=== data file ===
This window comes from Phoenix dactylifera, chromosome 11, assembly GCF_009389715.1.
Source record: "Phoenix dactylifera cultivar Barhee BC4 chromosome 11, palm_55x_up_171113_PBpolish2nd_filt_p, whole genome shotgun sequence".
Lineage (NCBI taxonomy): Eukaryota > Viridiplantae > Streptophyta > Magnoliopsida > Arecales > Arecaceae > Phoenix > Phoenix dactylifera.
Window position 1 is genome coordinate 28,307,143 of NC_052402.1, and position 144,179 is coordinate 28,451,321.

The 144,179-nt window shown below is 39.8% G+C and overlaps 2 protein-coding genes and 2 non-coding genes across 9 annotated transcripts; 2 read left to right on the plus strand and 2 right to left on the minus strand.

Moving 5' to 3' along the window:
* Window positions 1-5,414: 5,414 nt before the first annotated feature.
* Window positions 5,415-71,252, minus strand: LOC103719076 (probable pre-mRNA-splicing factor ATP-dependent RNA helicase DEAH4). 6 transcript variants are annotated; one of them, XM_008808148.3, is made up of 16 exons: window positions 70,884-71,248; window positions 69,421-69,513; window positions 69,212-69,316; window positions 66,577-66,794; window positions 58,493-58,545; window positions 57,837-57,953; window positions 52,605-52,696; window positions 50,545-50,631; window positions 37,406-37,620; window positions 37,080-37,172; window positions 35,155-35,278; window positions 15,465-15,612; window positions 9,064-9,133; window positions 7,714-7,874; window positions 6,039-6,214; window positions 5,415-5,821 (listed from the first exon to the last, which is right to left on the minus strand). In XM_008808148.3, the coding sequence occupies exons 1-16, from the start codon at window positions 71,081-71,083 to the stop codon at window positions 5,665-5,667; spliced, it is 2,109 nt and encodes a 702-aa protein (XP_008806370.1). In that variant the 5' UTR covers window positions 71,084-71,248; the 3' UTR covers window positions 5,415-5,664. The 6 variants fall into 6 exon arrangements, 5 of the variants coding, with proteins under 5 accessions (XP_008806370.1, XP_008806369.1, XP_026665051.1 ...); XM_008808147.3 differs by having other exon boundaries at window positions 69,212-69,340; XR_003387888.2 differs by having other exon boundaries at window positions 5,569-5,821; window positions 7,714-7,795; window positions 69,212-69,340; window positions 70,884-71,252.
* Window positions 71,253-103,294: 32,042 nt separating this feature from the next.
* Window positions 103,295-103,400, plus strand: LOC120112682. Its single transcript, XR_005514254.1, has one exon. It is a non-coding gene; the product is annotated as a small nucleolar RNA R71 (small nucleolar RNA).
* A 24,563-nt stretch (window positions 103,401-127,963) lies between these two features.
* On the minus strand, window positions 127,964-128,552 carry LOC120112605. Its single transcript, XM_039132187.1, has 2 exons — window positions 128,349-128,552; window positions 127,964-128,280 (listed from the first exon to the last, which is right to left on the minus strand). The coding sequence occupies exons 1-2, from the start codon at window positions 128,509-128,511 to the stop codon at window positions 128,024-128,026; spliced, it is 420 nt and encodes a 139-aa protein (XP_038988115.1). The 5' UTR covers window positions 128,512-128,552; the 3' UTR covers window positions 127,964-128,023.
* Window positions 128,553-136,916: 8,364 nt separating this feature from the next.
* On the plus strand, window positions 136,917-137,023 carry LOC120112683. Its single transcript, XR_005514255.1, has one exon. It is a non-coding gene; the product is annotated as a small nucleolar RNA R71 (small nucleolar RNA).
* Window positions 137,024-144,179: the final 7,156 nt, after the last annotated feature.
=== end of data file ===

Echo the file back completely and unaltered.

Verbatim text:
This window comes from Phoenix dactylifera, chromosome 11, assembly GCF_009389715.1.
Source record: "Phoenix dactylifera cultivar Barhee BC4 chromosome 11, palm_55x_up_171113_PBpolish2nd_filt_p, whole genome shotgun sequence".
Lineage (NCBI taxonomy): Eukaryota > Viridiplantae > Streptophyta > Magnoliopsida > Arecales > Arecaceae > Phoenix > Phoenix dactylifera.
Window position 1 is genome coordinate 28,307,143 of NC_052402.1, and position 144,179 is coordinate 28,451,321.

The 144,179-nt window shown below is 39.8% G+C and overlaps 2 protein-coding genes and 2 non-coding genes across 9 annotated transcripts; 2 read left to right on the plus strand and 2 right to left on the minus strand.

Moving 5' to 3' along the window:
* Window positions 1-5,414: 5,414 nt before the first annotated feature.
* Window positions 5,415-71,252, minus strand: LOC103719076 (probable pre-mRNA-splicing factor ATP-dependent RNA helicase DEAH4). 6 transcript variants are annotated; one of them, XM_008808148.3, is made up of 16 exons: window positions 70,884-71,248; window positions 69,421-69,513; window positions 69,212-69,316; window positions 66,577-66,794; window positions 58,493-58,545; window positions 57,837-57,953; window positions 52,605-52,696; window positions 50,545-50,631; window positions 37,406-37,620; window positions 37,080-37,172; window positions 35,155-35,278; window positions 15,465-15,612; window positions 9,064-9,133; window positions 7,714-7,874; window positions 6,039-6,214; window positions 5,415-5,821 (listed from the first exon to the last, which is right to left on the minus strand). In XM_008808148.3, the coding sequence occupies exons 1-16, from the start codon at window positions 71,081-71,083 to the stop codon at window positions 5,665-5,667; spliced, it is 2,109 nt and encodes a 702-aa protein (XP_008806370.1). In that variant the 5' UTR covers window positions 71,084-71,248; the 3' UTR covers window positions 5,415-5,664. The 6 variants fall into 6 exon arrangements, 5 of the variants coding, with proteins under 5 accessions (XP_008806370.1, XP_008806369.1, XP_026665051.1 ...); XM_008808147.3 differs by having other exon boundaries at window positions 69,212-69,340; XR_003387888.2 differs by having other exon boundaries at window positions 5,569-5,821; window positions 7,714-7,795; window positions 69,212-69,340; window positions 70,884-71,252.
* Window positions 71,253-103,294: 32,042 nt separating this feature from the next.
* Window positions 103,295-103,400, plus strand: LOC120112682. Its single transcript, XR_005514254.1, has one exon. It is a non-coding gene; the product is annotated as a small nucleolar RNA R71 (small nucleolar RNA).
* A 24,563-nt stretch (window positions 103,401-127,963) lies between these two features.
* On the minus strand, window positions 127,964-128,552 carry LOC120112605. Its single transcript, XM_039132187.1, has 2 exons — window positions 128,349-128,552; window positions 127,964-128,280 (listed from the first exon to the last, which is right to left on the minus strand). The coding sequence occupies exons 1-2, from the start codon at window positions 128,509-128,511 to the stop codon at window positions 128,024-128,026; spliced, it is 420 nt and encodes a 139-aa protein (XP_038988115.1). The 5' UTR covers window positions 128,512-128,552; the 3' UTR covers window positions 127,964-128,023.
* Window positions 128,553-136,916: 8,364 nt separating this feature from the next.
* On the plus strand, window positions 136,917-137,023 carry LOC120112683. Its single transcript, XR_005514255.1, has one exon. It is a non-coding gene; the product is annotated as a small nucleolar RNA R71 (small nucleolar RNA).
* Window positions 137,024-144,179: the final 7,156 nt, after the last annotated feature.